“We work closely with other towns, such as Elizabeth City and we have excellent working relationship with federal agencies.”

Added Doughtie: “We have photos, we know their associations and we monitor social media sites like Facebook, where gang members make their presence known. The local ALE (Alcohol Law Enforcement) agents are also pretty hard-nosed about gang activity, and they know who the players are also.”

Our discussion then turned to the balance between efforts to inform the public while not overstating the problem or creating unnecessary fear.

We asked Sheriff Doughtie, simply: “Does Dare County have a gang problem?” which led to a slightly more complex answer.

“Yes, I think we do have a gang problem, a certain element of activity in the drug trade. It’s driven by drugs and money, and when gangs know drugs can sell for more in Dare County than Elizabeth City, it’s just good business sense that draws them here.”

The public meetings have included information about colors and other markings favored by gangs.

“I don’t want people to think there’s 25 gangs with 10 members each and 250 members living here. And if you see a group of teenagers walking with red bandanas or a pant leg hiked up, are they ‘wannabes’ or the real members?

“The real gang members aren’t walking, they’re driving better cars than I do.”

Nieman described the dilemma in more detail.

“If you go to any town today that has a major gang problem and asked them to look back twenty years ago, when there were only a handful of known gang members, would they do things differently? You can’t stick your head in the sand, you’ve got to do something now.”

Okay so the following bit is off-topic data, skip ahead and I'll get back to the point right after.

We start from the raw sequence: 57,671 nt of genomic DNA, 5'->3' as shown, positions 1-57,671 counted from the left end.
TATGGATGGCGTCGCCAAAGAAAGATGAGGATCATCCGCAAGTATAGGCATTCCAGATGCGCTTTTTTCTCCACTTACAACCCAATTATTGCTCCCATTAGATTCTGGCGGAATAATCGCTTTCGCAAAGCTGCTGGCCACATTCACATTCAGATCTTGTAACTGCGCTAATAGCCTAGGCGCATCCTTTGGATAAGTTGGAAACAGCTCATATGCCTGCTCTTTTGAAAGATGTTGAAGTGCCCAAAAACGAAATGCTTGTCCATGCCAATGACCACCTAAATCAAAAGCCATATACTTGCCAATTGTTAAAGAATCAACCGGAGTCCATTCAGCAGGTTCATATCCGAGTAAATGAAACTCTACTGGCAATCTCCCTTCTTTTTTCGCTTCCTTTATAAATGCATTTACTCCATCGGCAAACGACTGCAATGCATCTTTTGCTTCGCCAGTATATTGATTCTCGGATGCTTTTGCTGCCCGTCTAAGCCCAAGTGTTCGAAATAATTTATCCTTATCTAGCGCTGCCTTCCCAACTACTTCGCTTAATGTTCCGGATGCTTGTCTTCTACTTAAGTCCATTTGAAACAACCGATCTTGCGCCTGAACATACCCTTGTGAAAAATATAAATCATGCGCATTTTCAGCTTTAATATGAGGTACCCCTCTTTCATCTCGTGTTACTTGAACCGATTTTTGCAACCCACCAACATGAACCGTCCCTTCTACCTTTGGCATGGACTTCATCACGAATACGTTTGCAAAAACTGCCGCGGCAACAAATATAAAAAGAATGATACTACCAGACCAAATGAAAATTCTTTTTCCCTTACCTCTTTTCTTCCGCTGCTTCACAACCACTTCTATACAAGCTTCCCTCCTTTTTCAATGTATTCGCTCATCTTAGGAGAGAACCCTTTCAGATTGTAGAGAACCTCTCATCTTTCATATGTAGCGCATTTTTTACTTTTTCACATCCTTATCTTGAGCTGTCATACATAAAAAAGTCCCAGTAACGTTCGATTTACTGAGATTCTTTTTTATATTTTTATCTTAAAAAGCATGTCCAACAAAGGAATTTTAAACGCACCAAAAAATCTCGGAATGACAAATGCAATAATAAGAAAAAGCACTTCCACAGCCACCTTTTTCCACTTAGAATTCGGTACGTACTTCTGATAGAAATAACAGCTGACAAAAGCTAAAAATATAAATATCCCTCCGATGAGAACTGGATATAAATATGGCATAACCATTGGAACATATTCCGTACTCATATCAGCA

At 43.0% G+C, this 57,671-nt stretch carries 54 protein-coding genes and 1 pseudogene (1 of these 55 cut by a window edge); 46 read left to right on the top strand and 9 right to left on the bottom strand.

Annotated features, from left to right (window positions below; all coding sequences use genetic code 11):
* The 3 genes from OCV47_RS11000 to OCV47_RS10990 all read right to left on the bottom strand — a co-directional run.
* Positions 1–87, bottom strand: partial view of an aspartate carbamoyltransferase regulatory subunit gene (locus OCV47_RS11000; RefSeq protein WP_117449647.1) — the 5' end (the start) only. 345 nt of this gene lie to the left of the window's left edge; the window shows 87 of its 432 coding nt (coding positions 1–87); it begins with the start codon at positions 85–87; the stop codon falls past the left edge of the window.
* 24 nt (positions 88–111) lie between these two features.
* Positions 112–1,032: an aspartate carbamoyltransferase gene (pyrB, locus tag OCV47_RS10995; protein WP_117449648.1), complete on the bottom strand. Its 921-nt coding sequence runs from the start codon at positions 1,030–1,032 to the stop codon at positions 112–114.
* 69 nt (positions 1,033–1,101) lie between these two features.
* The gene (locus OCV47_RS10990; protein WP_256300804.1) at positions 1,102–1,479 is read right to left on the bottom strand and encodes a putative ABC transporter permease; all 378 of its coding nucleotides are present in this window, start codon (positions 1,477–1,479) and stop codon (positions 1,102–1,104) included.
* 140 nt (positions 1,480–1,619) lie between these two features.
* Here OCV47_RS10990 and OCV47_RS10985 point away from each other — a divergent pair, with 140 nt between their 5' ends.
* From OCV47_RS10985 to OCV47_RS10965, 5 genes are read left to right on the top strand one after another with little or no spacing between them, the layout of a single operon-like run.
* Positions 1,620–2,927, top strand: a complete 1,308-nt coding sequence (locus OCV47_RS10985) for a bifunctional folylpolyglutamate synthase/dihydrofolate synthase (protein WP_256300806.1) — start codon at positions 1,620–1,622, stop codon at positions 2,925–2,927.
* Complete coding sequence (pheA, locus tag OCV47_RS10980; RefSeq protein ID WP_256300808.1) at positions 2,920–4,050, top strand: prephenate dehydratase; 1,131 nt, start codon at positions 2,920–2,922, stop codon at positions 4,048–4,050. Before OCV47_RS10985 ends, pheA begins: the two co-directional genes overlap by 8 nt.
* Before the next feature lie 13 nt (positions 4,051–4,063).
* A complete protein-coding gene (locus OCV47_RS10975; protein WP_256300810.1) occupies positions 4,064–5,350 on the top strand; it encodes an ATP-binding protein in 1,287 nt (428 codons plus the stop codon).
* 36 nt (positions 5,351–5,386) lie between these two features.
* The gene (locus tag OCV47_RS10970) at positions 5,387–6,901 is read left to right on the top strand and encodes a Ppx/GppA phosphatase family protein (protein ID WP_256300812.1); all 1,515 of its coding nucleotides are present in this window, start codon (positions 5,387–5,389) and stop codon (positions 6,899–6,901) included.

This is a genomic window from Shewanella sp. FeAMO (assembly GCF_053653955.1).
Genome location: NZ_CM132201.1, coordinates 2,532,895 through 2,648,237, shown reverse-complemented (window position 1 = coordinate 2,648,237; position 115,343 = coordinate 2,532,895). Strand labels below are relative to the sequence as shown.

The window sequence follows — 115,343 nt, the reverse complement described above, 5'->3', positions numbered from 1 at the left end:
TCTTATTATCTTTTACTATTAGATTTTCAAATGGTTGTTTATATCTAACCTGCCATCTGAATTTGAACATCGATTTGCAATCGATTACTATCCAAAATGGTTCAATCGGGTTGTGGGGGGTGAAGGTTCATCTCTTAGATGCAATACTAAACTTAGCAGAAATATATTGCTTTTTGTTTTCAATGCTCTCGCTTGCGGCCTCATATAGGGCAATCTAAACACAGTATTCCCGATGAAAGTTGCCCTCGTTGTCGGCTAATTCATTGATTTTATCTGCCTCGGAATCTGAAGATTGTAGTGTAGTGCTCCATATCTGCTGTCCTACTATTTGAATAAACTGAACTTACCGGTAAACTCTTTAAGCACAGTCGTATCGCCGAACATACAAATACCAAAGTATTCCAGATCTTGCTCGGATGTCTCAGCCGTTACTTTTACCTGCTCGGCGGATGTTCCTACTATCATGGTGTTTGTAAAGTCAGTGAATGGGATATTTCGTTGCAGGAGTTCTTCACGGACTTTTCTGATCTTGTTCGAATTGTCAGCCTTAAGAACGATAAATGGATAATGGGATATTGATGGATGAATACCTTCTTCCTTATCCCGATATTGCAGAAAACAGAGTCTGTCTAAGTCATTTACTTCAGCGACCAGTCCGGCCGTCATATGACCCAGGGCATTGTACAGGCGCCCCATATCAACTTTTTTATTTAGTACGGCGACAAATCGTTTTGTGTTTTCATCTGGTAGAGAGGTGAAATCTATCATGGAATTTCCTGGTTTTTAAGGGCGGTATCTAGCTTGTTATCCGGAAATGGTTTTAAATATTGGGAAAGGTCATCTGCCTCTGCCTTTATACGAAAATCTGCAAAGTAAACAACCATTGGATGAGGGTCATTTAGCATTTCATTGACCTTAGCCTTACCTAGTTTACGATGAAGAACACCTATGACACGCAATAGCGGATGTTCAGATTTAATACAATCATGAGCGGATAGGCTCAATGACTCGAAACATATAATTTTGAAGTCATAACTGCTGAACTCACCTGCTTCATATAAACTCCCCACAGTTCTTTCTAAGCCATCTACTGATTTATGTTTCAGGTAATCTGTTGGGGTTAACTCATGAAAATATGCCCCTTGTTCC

The dilemma for law enforcement is how to communicate this to the public in a balanced fashion. There are gang members living here and doing business locally. Their numbers are small, but on weekends, out-of-town members are drawn to the nighttime entertainment at Outer Banks venues.

If law enforcement downplays the budding problem, it could grow right under our noses.

On the other hand, Dare’s gang problem isn’t the stuff of television police dramas. The two widely publicized fights were just that, two fights. And they took place at times when most of us, visitors and locals, had called it a night.

“The times and places you and I go out to eat or move around town are not the times and places these fights have taken taken place,” Doughtie said.

The bulk of gang activity is immersed in drug sales, largely unseen by the average person.